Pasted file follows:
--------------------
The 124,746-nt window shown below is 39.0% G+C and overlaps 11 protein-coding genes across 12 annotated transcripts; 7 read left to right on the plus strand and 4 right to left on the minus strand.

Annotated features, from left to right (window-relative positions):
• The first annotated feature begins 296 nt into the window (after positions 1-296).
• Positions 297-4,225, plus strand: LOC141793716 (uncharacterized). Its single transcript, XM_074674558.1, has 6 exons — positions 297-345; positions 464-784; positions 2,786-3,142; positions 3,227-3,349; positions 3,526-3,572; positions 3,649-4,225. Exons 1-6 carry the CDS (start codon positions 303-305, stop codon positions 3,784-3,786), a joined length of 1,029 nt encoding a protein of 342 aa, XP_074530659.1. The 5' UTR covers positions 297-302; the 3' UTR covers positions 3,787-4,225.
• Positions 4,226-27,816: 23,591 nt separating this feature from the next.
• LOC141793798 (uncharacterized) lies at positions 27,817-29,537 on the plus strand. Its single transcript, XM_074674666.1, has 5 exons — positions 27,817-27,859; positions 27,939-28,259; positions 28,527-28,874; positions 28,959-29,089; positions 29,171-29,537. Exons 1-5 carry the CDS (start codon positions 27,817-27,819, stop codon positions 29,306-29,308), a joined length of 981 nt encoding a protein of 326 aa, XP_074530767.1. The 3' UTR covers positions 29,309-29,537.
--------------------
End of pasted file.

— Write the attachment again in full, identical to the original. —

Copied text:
The 124,746-nt window shown below is 39.0% G+C and overlaps 11 protein-coding genes across 12 annotated transcripts; 7 read left to right on the plus strand and 4 right to left on the minus strand.

Annotated features, from left to right (window-relative positions):
• The first annotated feature begins 296 nt into the window (after positions 1-296).
• Positions 297-4,225, plus strand: LOC141793716 (uncharacterized). Its single transcript, XM_074674558.1, has 6 exons — positions 297-345; positions 464-784; positions 2,786-3,142; positions 3,227-3,349; positions 3,526-3,572; positions 3,649-4,225. Exons 1-6 carry the CDS (start codon positions 303-305, stop codon positions 3,784-3,786), a joined length of 1,029 nt encoding a protein of 342 aa, XP_074530659.1. The 5' UTR covers positions 297-302; the 3' UTR covers positions 3,787-4,225.
• Positions 4,226-27,816: 23,591 nt separating this feature from the next.
• LOC141793798 (uncharacterized) lies at positions 27,817-29,537 on the plus strand. Its single transcript, XM_074674666.1, has 5 exons — positions 27,817-27,859; positions 27,939-28,259; positions 28,527-28,874; positions 28,959-29,089; positions 29,171-29,537. Exons 1-5 carry the CDS (start codon positions 27,817-27,819, stop codon positions 29,306-29,308), a joined length of 981 nt encoding a protein of 326 aa, XP_074530767.1. The 3' UTR covers positions 29,309-29,537.